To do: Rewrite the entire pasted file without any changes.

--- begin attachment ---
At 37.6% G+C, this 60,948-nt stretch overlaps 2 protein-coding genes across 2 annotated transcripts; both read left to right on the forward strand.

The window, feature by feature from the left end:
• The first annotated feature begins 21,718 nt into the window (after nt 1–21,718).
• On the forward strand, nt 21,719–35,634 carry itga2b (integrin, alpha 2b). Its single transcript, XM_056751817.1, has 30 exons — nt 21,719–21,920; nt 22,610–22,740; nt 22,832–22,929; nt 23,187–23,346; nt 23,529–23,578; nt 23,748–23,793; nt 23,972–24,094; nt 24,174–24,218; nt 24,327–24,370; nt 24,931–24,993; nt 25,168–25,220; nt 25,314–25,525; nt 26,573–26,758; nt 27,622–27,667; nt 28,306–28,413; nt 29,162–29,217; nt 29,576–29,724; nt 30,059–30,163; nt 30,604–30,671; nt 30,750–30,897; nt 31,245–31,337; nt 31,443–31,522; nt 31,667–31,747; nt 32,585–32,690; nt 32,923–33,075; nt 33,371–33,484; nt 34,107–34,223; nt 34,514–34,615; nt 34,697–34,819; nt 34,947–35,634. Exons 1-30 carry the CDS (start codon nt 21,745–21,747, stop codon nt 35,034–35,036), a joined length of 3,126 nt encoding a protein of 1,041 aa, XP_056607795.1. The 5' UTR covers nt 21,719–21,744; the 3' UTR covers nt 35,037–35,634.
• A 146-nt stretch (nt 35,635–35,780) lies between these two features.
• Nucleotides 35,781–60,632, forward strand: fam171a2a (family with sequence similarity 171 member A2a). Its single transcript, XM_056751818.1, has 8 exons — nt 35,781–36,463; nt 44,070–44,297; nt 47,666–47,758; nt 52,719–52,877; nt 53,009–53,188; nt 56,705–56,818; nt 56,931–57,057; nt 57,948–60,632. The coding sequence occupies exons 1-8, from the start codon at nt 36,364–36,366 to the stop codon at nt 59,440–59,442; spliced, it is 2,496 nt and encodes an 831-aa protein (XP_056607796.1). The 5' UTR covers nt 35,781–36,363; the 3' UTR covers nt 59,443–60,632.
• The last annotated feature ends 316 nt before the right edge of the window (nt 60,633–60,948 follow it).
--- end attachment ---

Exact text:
At 37.6% G+C, this 60,948-nt stretch overlaps 2 protein-coding genes across 2 annotated transcripts; both read left to right on the forward strand.

The window, feature by feature from the left end:
• The first annotated feature begins 21,718 nt into the window (after nt 1–21,718).
• On the forward strand, nt 21,719–35,634 carry itga2b (integrin, alpha 2b). Its single transcript, XM_056751817.1, has 30 exons — nt 21,719–21,920; nt 22,610–22,740; nt 22,832–22,929; nt 23,187–23,346; nt 23,529–23,578; nt 23,748–23,793; nt 23,972–24,094; nt 24,174–24,218; nt 24,327–24,370; nt 24,931–24,993; nt 25,168–25,220; nt 25,314–25,525; nt 26,573–26,758; nt 27,622–27,667; nt 28,306–28,413; nt 29,162–29,217; nt 29,576–29,724; nt 30,059–30,163; nt 30,604–30,671; nt 30,750–30,897; nt 31,245–31,337; nt 31,443–31,522; nt 31,667–31,747; nt 32,585–32,690; nt 32,923–33,075; nt 33,371–33,484; nt 34,107–34,223; nt 34,514–34,615; nt 34,697–34,819; nt 34,947–35,634. Exons 1-30 carry the CDS (start codon nt 21,745–21,747, stop codon nt 35,034–35,036), a joined length of 3,126 nt encoding a protein of 1,041 aa, XP_056607795.1. The 5' UTR covers nt 21,719–21,744; the 3' UTR covers nt 35,037–35,634.
• A 146-nt stretch (nt 35,635–35,780) lies between these two features.
• Nucleotides 35,781–60,632, forward strand: fam171a2a (family with sequence similarity 171 member A2a). Its single transcript, XM_056751818.1, has 8 exons — nt 35,781–36,463; nt 44,070–44,297; nt 47,666–47,758; nt 52,719–52,877; nt 53,009–53,188; nt 56,705–56,818; nt 56,931–57,057; nt 57,948–60,632. The coding sequence occupies exons 1-8, from the start codon at nt 36,364–36,366 to the stop codon at nt 59,440–59,442; spliced, it is 2,496 nt and encodes an 831-aa protein (XP_056607796.1). The 5' UTR covers nt 35,781–36,363; the 3' UTR covers nt 59,443–60,632.
• The last annotated feature ends 316 nt before the right edge of the window (nt 60,633–60,948 follow it).